• InTheKnow on January 25, 2010 at 11:25 pm

      All good things come to those who wait.. This is exactly why these folks need a union.. To give someone a bad review as a way to punish the employes is simply childish and foolish, I agree, but you have to expect retaliation when truths are put out in the open.

      Just because you are a volunteer does not make you any less an employee at CHC and you are certainly NOT to be blamed. State facts, do not embellish, and please.. above all.. keep your heads.

      Don’t these expenditures have to be voted on by the board?

  28. Hypocrites on January 26, 2010 at 9:20 am

    Look at the Employment opportunities on the CHS website. They are looking for a Customer Care team leader and for a staff team leader. How many team leaders do they need? Seems like they need more standard, good old fashioned, in-the-trenches staff. But then again, why hire staff, when you can just hire more management….

  29. Andrea on January 26, 2010 at 9:36 am

    Hi George,

    I just read Sunday’s article in the NB Herald. Thank you for reporting on this and helping to bring about an investigation by the Attorney General’s office. I hate to think of funds being misused (for personal use) and the most important employees (those working directly with the animals) being treated so poorly. I adopted my cat, Rusty, from the CHS one year ago. The employee who assisted me in choosing Rusty was fantastic. I thought that the CHS was a no-kill shelter. I was horrified to read that animals are euthanized there. I believe in an earlier article you wrote that someone had rescued dogs that were going to be killed for minor behavior infractions. These dogs were rehabilitated and placed into loving homes.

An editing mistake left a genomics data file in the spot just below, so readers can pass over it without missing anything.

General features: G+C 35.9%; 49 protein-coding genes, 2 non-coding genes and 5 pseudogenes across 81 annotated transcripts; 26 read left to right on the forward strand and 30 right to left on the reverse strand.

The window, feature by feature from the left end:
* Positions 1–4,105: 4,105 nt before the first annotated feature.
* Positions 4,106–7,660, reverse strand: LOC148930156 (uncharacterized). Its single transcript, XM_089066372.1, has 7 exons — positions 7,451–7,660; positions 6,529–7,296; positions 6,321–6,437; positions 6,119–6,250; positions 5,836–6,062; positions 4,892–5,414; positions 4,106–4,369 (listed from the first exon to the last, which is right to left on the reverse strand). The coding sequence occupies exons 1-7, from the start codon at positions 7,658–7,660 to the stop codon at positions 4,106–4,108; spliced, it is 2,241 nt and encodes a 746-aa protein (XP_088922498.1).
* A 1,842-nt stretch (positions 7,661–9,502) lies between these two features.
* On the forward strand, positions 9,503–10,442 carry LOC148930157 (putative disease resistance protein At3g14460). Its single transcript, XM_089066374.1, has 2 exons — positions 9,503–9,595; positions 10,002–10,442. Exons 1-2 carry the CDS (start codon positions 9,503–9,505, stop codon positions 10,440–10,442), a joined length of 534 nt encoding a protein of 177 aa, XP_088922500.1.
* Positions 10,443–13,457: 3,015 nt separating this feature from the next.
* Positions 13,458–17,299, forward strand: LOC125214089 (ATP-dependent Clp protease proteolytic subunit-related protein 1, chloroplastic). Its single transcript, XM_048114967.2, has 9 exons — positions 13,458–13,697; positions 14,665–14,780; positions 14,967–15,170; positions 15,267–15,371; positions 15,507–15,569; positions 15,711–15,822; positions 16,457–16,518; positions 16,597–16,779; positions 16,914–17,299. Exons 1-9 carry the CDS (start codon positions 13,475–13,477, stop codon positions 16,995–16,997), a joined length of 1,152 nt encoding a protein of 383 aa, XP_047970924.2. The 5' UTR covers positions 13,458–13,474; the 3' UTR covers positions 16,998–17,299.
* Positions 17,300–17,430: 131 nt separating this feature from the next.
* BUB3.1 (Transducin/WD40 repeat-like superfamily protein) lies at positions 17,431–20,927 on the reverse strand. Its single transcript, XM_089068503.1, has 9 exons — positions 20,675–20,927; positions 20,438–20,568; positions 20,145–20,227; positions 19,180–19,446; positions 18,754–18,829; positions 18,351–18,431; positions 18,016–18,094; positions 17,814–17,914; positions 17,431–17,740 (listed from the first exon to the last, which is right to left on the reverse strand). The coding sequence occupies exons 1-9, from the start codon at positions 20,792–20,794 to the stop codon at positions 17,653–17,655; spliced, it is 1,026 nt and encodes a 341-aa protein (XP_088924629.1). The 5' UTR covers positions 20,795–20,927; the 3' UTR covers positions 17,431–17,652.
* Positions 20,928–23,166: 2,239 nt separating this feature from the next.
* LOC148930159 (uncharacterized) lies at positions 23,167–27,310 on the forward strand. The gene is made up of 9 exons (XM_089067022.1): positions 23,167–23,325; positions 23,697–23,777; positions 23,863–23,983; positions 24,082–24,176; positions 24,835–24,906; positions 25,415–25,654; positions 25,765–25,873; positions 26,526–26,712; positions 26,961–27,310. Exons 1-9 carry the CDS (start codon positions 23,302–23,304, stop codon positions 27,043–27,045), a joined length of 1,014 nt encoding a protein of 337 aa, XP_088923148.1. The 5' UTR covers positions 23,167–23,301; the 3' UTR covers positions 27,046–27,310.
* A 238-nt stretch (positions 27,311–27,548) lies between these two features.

I’d like to thank you and the individuals who are involved in helping to stand up for the innocent, in this case the animals at the shelter. Thank you. I look forward to reading more and the outcome.

  30. Mer on January 26, 2010 at 11:24 am

    To all the volunteers commenting on how wonderful the staff is…if you are so inclined you could do the staff a tremendous service by writing to CHS and telling them how fantastic the staff is, and ask that those letters put in each staff members personnel file. I’m sure someone at the Coalition could provide you with names.

    Their personnel files are padded with write ups for the most arbitrary non-offenses. Having positive letters from volunteers (who work side by side with the staff, unlike the managers) shows that they are not the lazy bunch of misanthropes they are alleged to be.

    • to mer on January 26, 2010 at 10:14 pm

      I;d love to send letters about the staff to the company but they would probaly throw in the trash the way it sounds.
      The staff I can praise here are, Amanda, Chris and Eric for being so nice to me as a volunteer and observing their genuine love and care for the animals. I apologize the to a couple of more staff memnbers who’s names escape me for also being wonderful people.

      • Also a Volunteer on January 27, 2010 at 8:39 am

        Eric has a natural gift with animals. His demeanor is so calm and gentle and the animals respond to that. I’ve seen him outside walking some CRAZY dogs that have no idea how to walk on a leash and are jumping up and trying to bite at the leash, and he doesn’t break a stride. He never gets frustrated with them and he has this amazing capability to just calm them down. I also know he’s one of the ones treated very badly. That place needs to hold on to people like this and APPRECIATE them!!!

        • Focus on January 27, 2010 at 12:45 pm

          Lynn and Megan as well. They are always so pleasant and friendly, and are great with customers. Let’s face it, not all customers are a joy to be around, and those two ladies are always polite and kind, without fail. They are great to the volunteers as well. And, most importantly, they love the animals and do all they can to make the animals feel loved and safe.